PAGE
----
The Centre for Contemporary Art and the Natural World’s (CCANW) Soil Culture Residencies 8 placed artists in a variety of non-arts organisations. A shared understanding of the potential and nature of artist residencies was arrived at and maintained through the ‘intermediary’ – writer Sally Lai - who encompassed the roles of ‘coordinator, facilitator, interpreter, broker/matchmaker, critical friend, support, curator and initiator’.

Similarly, Speight succinctly unpicks the role of the curator as broker, who ‘seeks to produce the conditions for artistic practice, whilst attending to the expectations and sensitivities of all parties’.

Unsurprisingly, time is a key element in projects with artists, threading through many of the articles. Dean speaks for many when she states:

Each project has had its challenges of course, but I think the main one is ‘'not enough time'’ - this came up in most of the projects. There was a tight turn-round with all of them, so this sometimes put pressure on the artist to make work quickly, or on the exhibitions staff working to present outcomes of projects on top of an already busy lead-in time/exhibition installation schedule. Time to pause and reflect on evaluation can also be minimal before you're rushing on with the next project - and involving audiences and artists together in any kind of co-production generally takes longer than not. But the fantasy of a more measured pace, where you research, plan, deliver and evaluate before you go on to the next project, instead of them all overlapping, is a nice one!’

Fearon and McQuay emphasise the difference it made to artist Anne Harild’s ARMA residency and commission at Bluecoat, that she was able to use a studio at the centre and stay in a flat in Liverpool. This meant that she stayed for three days a week in Bluecoat rather than commuting from London for her two contact days, becoming part of the daily life of the centre and familiar to staff and participants.

High – maybe unrealistic - expectations and pressures can be placed on artists, particularly with a ‘socially engaged’ practice. It can be the case that artists feel that they are expected to fulfill a political agenda, in challenging circumstances and without adequate negotiation or brokerage.

Anthony Schrag and Alexia Mellor draw on their experience as artists to discuss ‘Socially Engaged Art’ (SEA). They define SEA as ‘practice that works towards active citizenship within the context of co-creation, open-ended critical interrogation and site-responsive inquiry’ and how instrumentalism can mitigate against this. In their article they cite the Artist Placement Group (APG) 9 – as does Speight – which emerged in London in the 1960s and pioneered the concept of art in the social context. Schrag and Mellor express concern that artist residencies can be highjacked to support political agendas or employed uncritically to serve a social end. They equally ‘recognise that organisations and artists can instrumentalise the practice to enact their own ideologies’.

APG’s objective ‘was always more about political, social, and long-term engagement than about parachuting artists into problem zones 10. Over the fifty plus years since the APG was formed – and particularly in recent years – this objectivehas been appropriated to many different ends, with artists often tasked with addressing complex social and political problems.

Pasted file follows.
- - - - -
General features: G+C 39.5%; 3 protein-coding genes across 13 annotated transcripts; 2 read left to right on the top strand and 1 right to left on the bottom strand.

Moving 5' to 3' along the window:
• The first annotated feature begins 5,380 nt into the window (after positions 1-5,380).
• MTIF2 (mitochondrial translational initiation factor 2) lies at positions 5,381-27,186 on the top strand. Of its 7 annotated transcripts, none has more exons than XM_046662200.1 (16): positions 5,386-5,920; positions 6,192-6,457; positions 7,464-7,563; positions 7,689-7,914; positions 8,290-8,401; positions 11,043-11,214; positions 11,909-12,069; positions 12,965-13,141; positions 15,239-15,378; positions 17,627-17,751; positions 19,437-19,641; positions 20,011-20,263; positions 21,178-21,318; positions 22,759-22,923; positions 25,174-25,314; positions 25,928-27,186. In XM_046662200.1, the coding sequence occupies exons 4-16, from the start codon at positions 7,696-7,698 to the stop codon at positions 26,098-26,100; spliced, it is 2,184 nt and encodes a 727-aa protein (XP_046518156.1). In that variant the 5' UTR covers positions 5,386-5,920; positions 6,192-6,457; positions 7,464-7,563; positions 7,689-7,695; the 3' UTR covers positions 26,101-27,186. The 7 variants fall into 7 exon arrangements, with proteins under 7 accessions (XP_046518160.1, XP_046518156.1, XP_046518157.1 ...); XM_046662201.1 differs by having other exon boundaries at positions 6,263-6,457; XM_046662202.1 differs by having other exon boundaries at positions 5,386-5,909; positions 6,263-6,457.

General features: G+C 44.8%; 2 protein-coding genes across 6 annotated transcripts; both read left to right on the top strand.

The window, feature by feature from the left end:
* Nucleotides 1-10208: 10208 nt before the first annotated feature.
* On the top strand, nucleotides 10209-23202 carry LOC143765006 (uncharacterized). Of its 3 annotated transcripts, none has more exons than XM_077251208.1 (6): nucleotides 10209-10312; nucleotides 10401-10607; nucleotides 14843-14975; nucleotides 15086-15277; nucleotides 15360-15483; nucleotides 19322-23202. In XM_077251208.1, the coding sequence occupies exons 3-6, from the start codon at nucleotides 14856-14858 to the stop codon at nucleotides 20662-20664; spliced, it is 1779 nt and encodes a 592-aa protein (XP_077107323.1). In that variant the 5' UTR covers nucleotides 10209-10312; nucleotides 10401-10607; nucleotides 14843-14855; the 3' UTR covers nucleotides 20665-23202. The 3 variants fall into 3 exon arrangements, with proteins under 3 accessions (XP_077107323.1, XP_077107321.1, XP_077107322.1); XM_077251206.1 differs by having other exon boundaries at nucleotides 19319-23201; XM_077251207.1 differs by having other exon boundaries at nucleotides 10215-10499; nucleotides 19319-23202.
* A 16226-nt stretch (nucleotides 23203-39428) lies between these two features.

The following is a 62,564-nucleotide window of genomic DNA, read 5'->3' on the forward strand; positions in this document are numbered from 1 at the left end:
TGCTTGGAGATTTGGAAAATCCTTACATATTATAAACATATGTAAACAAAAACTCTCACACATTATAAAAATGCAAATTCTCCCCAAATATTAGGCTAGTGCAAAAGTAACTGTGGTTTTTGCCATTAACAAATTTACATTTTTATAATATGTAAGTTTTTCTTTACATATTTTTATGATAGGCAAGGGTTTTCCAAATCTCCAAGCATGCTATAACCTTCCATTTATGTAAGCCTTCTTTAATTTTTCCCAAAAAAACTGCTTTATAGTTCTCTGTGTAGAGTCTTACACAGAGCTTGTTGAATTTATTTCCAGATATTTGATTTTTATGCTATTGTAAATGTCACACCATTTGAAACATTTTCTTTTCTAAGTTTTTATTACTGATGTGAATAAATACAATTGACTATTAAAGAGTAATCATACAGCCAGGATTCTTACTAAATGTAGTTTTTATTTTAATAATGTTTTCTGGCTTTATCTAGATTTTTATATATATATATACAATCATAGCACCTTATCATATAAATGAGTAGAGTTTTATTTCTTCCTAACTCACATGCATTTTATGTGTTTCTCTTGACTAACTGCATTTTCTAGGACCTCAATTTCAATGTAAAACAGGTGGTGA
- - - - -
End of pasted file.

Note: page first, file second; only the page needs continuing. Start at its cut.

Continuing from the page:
Instrumentalism is a key issue for the arts. Whilst this has been the case for a long time, commissioning services and reductions in public funding are leading to more projects that have to address a certain need and achieve quantifiable results. As local authority funding cuts dig deeper very few arts organisations will be in receipt of funding, and those that are will be funded to meet a social rather than cultural need.

Schrag provides a case study of one of Social Justice Programmes run by the Gallery of Modern Art (GoMA) in Glasgow. He was ‘selected to work with identified young people in the east of Glasgow to develop art projects that might have an ameliorative effect on the participants via a creative inquiry into sectarianism’.

‘Once the project began it quickly became apparent that the issues faced by the young people were only superficially related to sectarianism but due to systemic poverty. Schrag felt he could not affect this social inequality. He also realised that the artist was being located as an ersatz social worker, in the sense that the goals of the project located in a specific “social inclusion” ideology and the artist was being employed as a “service provider” to neoliberal politics’.

This experience raises the issues of artists’ aptitude for this kind of residency – which is dependent on political belief, commitment and personal qualities. Also the nature of the considerable responsibilities that they take on, and the training available for such practice.

Abi Goodman also highlights issues and problems inherent to socially engaged practice, through the case study of artist Ania Bas who undertook a year-long residency at the Parson Cross estate in Sheffield. Bas ‘believes the main skill of the participatory artist is to be able to ask ‘’uncomfortable questions’’ and to make ‘’uncomfortable decisions’’. She goes so far as to describe herself as “vessel, host, support structure, service provider, assassin”.

Bas succeeded in provoking strong reactions from some residents, which left her in a vulnerable position.

‘Reflecting on her time on the estate Bas stated that she came away feeling very uncomfortable. She felt as is she was being used as an example of an aspirational lifestyle, ‘entrepreneurial, can-do attitude, educationed [sic], engaged’ which left her with a ‘huge ethical problem’. She did not want to be ‘convincing people that the precarious life of a freelancer is [a] better choice than being in employment or on benefits’.